Formula One is set to make history next year with its 22-race calendar, which will mark the longest season in the world championship’s illustrious history.
It all started back in 1950, when 25 races were held – some of them on the same day or within three days of each other – but only six counted towards the inaugural world championship.
Of the six, four – the Monaco Grand Prix in Monaco, the British Grand Prix in Silverstone, the Belgian Grand Prix in Spa-Francorchamps and the Italian Grand Prix in Monza – still remain part of the programme.
Of the other two races on the calendar in 1950, the Swiss Grand Prix is no longer held, while the French Grand Prix is now held at the Paul Ricard Circuit at Le Castellet instead of at Reims-Gueux.
Next year, F1’s 70th anniversary season gets under way with the Australian Grand Prix taking place in Melbourne on March 15. And, as usual, it will end with the Abu Dhabi Grand Prix at the Yas Marina Circuit on November 29.
This season, 21 races were held. But the 2020 German Grand Prix will not take place – instead, Vietnam will become the 34th country to stage a round of the world championship, while the Zandvoort circuit, which will be the venue for the Dutch Grand Prix, returns after a 35-year hiatus.
Organisers say the 70th season should be one of the most closely fought battles on and off the track.
Chloe Targett-Adams, F1’s global director of promotors and business relations, said: “To be able to have 22 races across 22 different territories shows that we have grown the sport’s fan base massively. It’s a great opportunity for the sport.”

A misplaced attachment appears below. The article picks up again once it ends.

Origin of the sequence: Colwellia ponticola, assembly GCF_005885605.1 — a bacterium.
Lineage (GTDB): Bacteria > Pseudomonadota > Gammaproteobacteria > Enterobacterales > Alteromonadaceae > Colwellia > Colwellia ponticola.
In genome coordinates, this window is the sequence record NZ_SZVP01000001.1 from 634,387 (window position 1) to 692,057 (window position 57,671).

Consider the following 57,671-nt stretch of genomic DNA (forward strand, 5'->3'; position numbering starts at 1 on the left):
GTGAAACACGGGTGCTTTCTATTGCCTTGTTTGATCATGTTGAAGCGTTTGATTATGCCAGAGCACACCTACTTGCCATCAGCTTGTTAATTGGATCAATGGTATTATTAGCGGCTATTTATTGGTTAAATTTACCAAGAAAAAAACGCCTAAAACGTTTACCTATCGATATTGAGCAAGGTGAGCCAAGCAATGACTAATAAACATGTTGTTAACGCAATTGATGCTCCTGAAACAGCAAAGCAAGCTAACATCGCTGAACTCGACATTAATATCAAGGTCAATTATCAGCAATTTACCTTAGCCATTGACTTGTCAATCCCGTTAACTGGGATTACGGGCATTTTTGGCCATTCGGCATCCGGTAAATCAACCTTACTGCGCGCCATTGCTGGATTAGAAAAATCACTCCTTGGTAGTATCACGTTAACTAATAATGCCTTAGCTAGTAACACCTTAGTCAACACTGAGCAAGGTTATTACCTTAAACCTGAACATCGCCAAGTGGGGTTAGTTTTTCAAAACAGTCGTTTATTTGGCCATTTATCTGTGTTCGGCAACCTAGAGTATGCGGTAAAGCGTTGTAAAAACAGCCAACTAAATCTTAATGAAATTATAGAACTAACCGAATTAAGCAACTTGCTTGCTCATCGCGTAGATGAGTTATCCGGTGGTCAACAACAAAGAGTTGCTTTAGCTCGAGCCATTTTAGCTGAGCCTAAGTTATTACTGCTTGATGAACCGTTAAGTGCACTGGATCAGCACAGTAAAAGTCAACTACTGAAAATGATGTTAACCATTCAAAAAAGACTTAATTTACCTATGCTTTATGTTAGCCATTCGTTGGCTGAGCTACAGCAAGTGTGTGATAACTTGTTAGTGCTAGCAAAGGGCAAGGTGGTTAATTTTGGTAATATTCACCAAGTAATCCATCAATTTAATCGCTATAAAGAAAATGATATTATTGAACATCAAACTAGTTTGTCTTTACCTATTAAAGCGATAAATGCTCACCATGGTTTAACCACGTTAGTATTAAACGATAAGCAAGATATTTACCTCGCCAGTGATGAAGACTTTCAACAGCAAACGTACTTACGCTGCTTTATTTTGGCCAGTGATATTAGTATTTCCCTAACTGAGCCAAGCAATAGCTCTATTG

The decision to increase the number of races has, however, not been met with approval from all quarters, with some of the drivers voicing concerns.
Red Bull’s Max Verstappen, who is arguably one of the main reasons the Dutch Grand Prix has returned to Zandvoort, has questioned the extension of next year’s calendar and suggested that the changes may lead to “divorces” with engineers.
“I don’t agree with 22 races a year … I know they want to make money, but they also need to think about the mechanics who rock up to the track,” Verstappen (22) told AutoSport magazine.
He explained that the logistics staff arrived at the track at the start of the week, while high-ranking officials arrived only much later, and sometimes travelled back home during the actual competition.
“For them, it isn’t a problem; they can easily do 30 because they’re only away for three days. For most of the people, it’s at least five or six days,” he said.
Racing Point driver Sergio Pérez agreed with the young Dutchman: “It’s a lot of action. Not for drivers. We love racing, although it’s a lot of big commitments, because we don’t only have the racing, we have the simulator and sponsorship events, and we have to keep fit and so on, so it’s a lot – it’s over the limit. But also for the mechanics,” the Mexican said.
Pérez, who has eight podium finishes to his credit, added that he was concerned about how the changes would affect his engineers.
“They are the ones who are going to be quite worried about their social lives.”
When Pérez started to work with his team, there were three fewer races, which, in effect, gave the teams three more weeks off.
He is now considering the idea that teams might need to have two crews as the burden on one becomes too much.
It is a situation that even the F1 organisation has come to consider.
“It is a challenge, of course,” said Targett-Adams.
“It will lead to more work for everyone in F1 and we are all conscious of the extra load it places on team personnel, on our own staff, and on all of our stakeholders from an operational and logistical point of view.”
Criticism notwithstanding, organisers said they were looking forward to the new season.
Chase Carey, F1’s chairperson and chief executive officer, said: “The 2020 season, with a record 22 grands prix, has received unanimous support from [governing body] the FIA and all the teams.”
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